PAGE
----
by Nisreen Abo-Sido, HAF volunteer, Thomas J. Watson Fellow
On Monday, project manager Said Bennani, volunteer Celina, and I began our weeklong excursion to Fez and Midelt for environmental workshops and tree-planting activities. On Tuesday, we visited the Abdelaziz Ben Driss child protection center to conduct an environmental workshop with the boys, plant trees, and help load 7,100 saplings to be planted in Midelt this week. Students from the Spring Arbor University in Michigan, USA, joined us for the tree-planting activities. We had a lively day, inspired by the caretaker’s thoughtful tree nursery management and the boy’s enthusiastic involvement.
We started the day by visiting the tree nursery, which was spread across different plots within the center. The local association, which organizes activities for the boys at the center, began the nursery in collaboration with HAF in May 2017. On the way to the nursery, we admired a solar pump, supplying the energy required to extract water from a well. Then, we met with the nursery’s caretaker, Khalid Naji, and he described the nursery conditions and progress in caring for the saplings, which were of the almond, olive, fig, carob, cherry, and pomegranate varieties. Moreover, he showed us various aromatic and medicinal plants cultivated at the center and explained their beneficial properties. All HAF partner nurseries are raised organically, and HAF encourages sapling recipients to continue to cultivate trees organically, for not only the environmental benefits but also for the increased value of accessing the organic market.
When the group of 23 students and their professors from the Spring Arbor University arrived, we began our environmental workshop with a group of boys from the protection center. The University students came from a variety of majors and they were all interested in increasing their understanding of multiculturalism.
Said facilitated a workshop for the boys to better understand their relationship with their environment. The University students participated by listening and asking the boys questions. When Said asked the boys about their experiences with the agricultural activities in the center, one boy described how much he liked outdoor activities and how he had learned so much from Khalid about planting trees and using drip-irrigation techniques to water them. Another boy added how his family used to purchase large trees and manually water them, but after engaging with the centers nursery, he now understands the transformation of trees from seeds and how to use drip-irrigation techniques to more efficiently care for seedlings. When a University student asked the boys about their favorite part of the tree-rearing process, they nearly simultaneously agreed on the satisfaction of harvesting (and consuming!) tree fruit.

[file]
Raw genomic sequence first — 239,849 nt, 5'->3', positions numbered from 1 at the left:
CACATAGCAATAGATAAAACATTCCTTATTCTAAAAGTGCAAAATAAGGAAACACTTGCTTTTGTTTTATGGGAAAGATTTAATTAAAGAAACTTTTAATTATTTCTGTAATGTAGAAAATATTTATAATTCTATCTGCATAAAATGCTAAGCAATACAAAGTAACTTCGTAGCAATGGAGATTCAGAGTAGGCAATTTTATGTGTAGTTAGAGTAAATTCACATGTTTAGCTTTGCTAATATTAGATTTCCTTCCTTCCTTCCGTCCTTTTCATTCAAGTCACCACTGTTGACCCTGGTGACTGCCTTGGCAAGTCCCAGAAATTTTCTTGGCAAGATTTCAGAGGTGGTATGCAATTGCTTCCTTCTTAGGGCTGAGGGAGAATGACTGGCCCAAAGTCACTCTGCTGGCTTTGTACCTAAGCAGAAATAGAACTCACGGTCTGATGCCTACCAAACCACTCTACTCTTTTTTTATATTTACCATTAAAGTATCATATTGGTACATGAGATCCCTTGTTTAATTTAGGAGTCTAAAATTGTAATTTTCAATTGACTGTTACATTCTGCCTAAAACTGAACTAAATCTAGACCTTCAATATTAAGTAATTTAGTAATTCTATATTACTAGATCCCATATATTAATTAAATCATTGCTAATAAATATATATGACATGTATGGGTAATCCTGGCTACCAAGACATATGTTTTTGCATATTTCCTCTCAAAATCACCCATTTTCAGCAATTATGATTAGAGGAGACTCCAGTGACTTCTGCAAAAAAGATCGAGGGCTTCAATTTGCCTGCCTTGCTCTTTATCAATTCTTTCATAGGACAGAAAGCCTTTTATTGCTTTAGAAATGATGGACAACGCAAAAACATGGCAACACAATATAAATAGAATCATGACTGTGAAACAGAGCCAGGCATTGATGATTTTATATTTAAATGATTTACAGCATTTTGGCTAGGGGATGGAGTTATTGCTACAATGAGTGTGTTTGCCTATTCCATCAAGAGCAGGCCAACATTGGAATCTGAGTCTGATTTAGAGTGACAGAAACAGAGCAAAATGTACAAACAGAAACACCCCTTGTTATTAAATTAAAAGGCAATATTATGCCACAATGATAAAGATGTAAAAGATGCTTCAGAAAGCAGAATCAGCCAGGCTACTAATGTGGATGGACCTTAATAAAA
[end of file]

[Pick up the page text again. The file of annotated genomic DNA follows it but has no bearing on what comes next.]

Following the workshop—together with the university students and the children—we planted six cherry trees, that the nursery plans to use for seed saving, rather than consumption, contributing to efforts to keep the nursery self-sufficient.
In the afternoon, we began loading olive, pomegranate, fig, and almond saplings into a truck for a tree-planting event in Midelt this Thursday. Prior to loading them, we carefully extracted them from the ground and bagged them to preserve root moisture and, thus, maintain plant viability.
Said and Tarik Sadki—a member of the Karama association in Midelt—reminded the boys of the value of their contribution: as the ones who helped sow and care for the saplings, the kids were directly improving and supporting people’s livelihoods for years to come. The HAF team and the local association are now in Gourrama commune, where we will facilitate environmental workshops and distribute trees to communities. In this week, we have seen how tree-planting can be a vehicle for promoting cross-collaborative sustainable development, led and defined by communities, involving children, youth, adults, and local associations, to improve people’s lives across regional boundaries.